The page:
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Penelec Rejuvenates Underground Cable to Help Enhance Service Reliability

July 15, 2020
Utility injected sections of an aging underground distribution line with a silicone-based fluid that should prolong its useful life by decades.

Penelec, a FirstEnergy Corp. utility, recently injected sections of an aging underground distribution line in Erie County with a silicone-based fluid that should prolong its useful life by decades. This method allows the cable to support continued reliable electric service for a fraction of what it would have cost to replace it and eliminates the need to dig trenches through landscaped yards and driveways for cable replacement.

Over time, water and corrosive soil materials can penetrate underground wire through tiny cracks and fissures, causing power outages. Rather than disturbing dirt to replace nearly 1.5 miles of aging underground cable along Fieldcrest Drive and Townsend Drive in Fairview Township, Penelec hired an electrical contractor that specializes in restoring buried cable without excavation.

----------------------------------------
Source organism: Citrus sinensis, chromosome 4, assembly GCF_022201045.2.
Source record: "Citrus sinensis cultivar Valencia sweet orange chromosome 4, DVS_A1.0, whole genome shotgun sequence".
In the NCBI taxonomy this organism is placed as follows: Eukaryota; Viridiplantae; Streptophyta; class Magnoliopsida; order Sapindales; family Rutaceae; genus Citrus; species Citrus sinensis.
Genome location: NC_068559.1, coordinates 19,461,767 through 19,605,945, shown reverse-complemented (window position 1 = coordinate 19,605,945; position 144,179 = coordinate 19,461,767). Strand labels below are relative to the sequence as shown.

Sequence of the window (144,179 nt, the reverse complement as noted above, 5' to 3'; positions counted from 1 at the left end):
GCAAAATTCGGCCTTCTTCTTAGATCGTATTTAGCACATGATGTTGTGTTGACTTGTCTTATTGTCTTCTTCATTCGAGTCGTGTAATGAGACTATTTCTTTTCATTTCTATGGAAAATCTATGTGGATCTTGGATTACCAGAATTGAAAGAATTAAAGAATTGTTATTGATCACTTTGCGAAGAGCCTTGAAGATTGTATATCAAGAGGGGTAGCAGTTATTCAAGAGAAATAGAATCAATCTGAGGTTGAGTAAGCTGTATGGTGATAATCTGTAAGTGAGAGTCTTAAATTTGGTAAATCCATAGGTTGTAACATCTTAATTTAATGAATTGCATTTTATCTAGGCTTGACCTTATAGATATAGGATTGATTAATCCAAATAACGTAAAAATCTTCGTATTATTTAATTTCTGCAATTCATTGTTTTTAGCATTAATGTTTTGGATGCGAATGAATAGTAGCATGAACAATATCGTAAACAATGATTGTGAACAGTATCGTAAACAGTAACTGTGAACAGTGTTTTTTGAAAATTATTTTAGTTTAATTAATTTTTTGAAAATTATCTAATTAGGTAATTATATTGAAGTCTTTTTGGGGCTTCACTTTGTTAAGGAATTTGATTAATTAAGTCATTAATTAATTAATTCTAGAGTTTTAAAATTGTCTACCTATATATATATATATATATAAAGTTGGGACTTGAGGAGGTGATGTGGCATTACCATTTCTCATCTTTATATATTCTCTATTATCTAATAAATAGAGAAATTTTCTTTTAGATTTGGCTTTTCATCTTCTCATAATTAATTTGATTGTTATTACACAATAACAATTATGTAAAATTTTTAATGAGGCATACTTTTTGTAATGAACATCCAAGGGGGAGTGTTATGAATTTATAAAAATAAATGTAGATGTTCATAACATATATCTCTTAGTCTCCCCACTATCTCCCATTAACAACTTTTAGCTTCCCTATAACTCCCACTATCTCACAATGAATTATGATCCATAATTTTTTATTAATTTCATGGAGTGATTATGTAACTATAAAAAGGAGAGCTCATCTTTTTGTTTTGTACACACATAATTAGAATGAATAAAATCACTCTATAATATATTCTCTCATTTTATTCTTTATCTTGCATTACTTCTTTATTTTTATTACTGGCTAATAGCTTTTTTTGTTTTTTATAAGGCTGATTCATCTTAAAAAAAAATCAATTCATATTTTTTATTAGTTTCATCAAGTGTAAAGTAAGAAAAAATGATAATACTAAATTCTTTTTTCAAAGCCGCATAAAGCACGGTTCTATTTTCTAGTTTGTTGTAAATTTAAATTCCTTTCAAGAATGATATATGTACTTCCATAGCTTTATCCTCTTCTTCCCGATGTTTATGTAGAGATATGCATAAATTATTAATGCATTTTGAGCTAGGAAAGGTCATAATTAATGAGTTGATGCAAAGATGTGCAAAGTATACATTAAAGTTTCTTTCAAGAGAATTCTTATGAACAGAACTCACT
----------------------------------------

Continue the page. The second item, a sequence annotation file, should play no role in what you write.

This is the first time Penelec has used fluid injections to rehabilitate underground electric cable. The company may consider the process for more widespread application in coming years. The approximately US$80,000 project is part of the company's ongoing efforts to strengthen the durability of its electric system and enhance service reliability for its customers.

Accessing de-energized wires through underground vaults, the contractor forced pressurized silicone-based fluid into the cable, filling the cracks and spaces in the worn insulation encasing the wire with new material. The fluid provides a shot in the arm, strengthening the existing cable and helping it perform well for another 20 to 30 years.

"Underground electrical equipment is in many ways better protected from the elements than overhead wires, but when an outage occurs it often takes longer for our crews to pinpoint where the underground problem is and make repairs," said Nick Austin, regional president of Penelec. "The underground cable rejuvenation process only costs about half as much as replacing the cable — plus, it's far less time consuming and disruptive for neighborhoods."

Penelec plans to replace another 30,000 ft of aging underground cable in 2020. Much of that cable has been spliced and repaired too many times for those line sections to be good candidates for fluid injection.

The work is part of Penelec's Long Term Infrastructure Improvement Plans (LTIIP II), a US$200 million initiative to accelerate capital investments over five years to help ensure continued electric service reliability for the company's 585,000 customers.

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